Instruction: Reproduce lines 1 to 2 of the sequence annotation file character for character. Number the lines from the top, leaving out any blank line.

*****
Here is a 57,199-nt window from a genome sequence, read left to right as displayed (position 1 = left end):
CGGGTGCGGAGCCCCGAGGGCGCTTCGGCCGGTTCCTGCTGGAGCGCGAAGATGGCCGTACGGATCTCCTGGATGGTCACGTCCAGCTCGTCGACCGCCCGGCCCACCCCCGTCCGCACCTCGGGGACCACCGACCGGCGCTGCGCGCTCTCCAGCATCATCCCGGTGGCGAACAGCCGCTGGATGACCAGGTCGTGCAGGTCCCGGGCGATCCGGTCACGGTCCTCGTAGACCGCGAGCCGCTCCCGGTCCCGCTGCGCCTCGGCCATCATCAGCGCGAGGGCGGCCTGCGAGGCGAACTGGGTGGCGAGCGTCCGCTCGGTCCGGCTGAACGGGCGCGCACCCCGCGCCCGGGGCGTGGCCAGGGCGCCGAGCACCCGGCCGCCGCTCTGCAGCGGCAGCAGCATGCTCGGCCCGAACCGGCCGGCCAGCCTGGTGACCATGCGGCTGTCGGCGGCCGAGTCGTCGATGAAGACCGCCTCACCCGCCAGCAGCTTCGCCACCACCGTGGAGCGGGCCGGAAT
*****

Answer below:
Here is a 57,199-nt window from a genome sequence, read left to right as displayed (position 1 = left end):
CGGGTGCGGAGCCCCGAGGGCGCTTCGGCCGGTTCCTGCTGGAGCGCGAAGATGGCCGTACGGATCTCCTGGATGGTCACGTCCAGCTCGTCGACCGCCCGGCCCACCCCCGTCCGCACCTCGGGGACCACCGACCGGCGCTGCGCGCTCTCCAGCATCATCCCGGTGGCGAACAGCCGCTGGATGACCAGGTCGTGCAGGTCCCGGGCGATCCGGTCACGGTCCTCGTAGACCGCGAGCCGCTCCCGGTCCCGCTGCGCCTCGGCCATCATCAGCGCGAGGGCGGCCTGCGAGGCGAACTGGGTGGCGAGCGTCCGCTCGGTCCGGCTGAACGGGCGCGCACCCCGCGCCCGGGGCGTGGCCAGGGCGCCGAGCACCCGGCCGCCGCTCTGCAGCGGCAGCAGCATGCTCGGCCCGAACCGGCCGGCCAGCCTGGTGACCATGCGGCTGTCGGCGGCCGAGTCGTCGATGAAGACCGCCTCACCCGCCAGCAGCTTCGCCACCACCGTGGAGCGGGCCGGAAT